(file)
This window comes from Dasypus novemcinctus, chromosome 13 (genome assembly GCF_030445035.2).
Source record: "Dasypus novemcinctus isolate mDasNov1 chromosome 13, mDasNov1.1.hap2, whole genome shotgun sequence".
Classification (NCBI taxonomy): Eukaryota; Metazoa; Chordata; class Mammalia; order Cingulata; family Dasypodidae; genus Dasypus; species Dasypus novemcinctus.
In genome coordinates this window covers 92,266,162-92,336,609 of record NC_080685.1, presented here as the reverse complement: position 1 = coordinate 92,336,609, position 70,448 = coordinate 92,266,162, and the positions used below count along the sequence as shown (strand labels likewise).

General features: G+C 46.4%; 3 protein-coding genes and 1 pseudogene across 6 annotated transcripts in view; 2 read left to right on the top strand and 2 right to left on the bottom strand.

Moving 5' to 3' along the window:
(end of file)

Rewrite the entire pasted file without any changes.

This window comes from Dasypus novemcinctus, chromosome 13 (genome assembly GCF_030445035.2).
Source record: "Dasypus novemcinctus isolate mDasNov1 chromosome 13, mDasNov1.1.hap2, whole genome shotgun sequence".
Classification (NCBI taxonomy): Eukaryota; Metazoa; Chordata; class Mammalia; order Cingulata; family Dasypodidae; genus Dasypus; species Dasypus novemcinctus.
In genome coordinates this window covers 92,266,162-92,336,609 of record NC_080685.1, presented here as the reverse complement: position 1 = coordinate 92,336,609, position 70,448 = coordinate 92,266,162, and the positions used below count along the sequence as shown (strand labels likewise).

General features: G+C 46.4%; 3 protein-coding genes and 1 pseudogene across 6 annotated transcripts in view; 2 read left to right on the top strand and 2 right to left on the bottom strand.

Moving 5' to 3' along the window: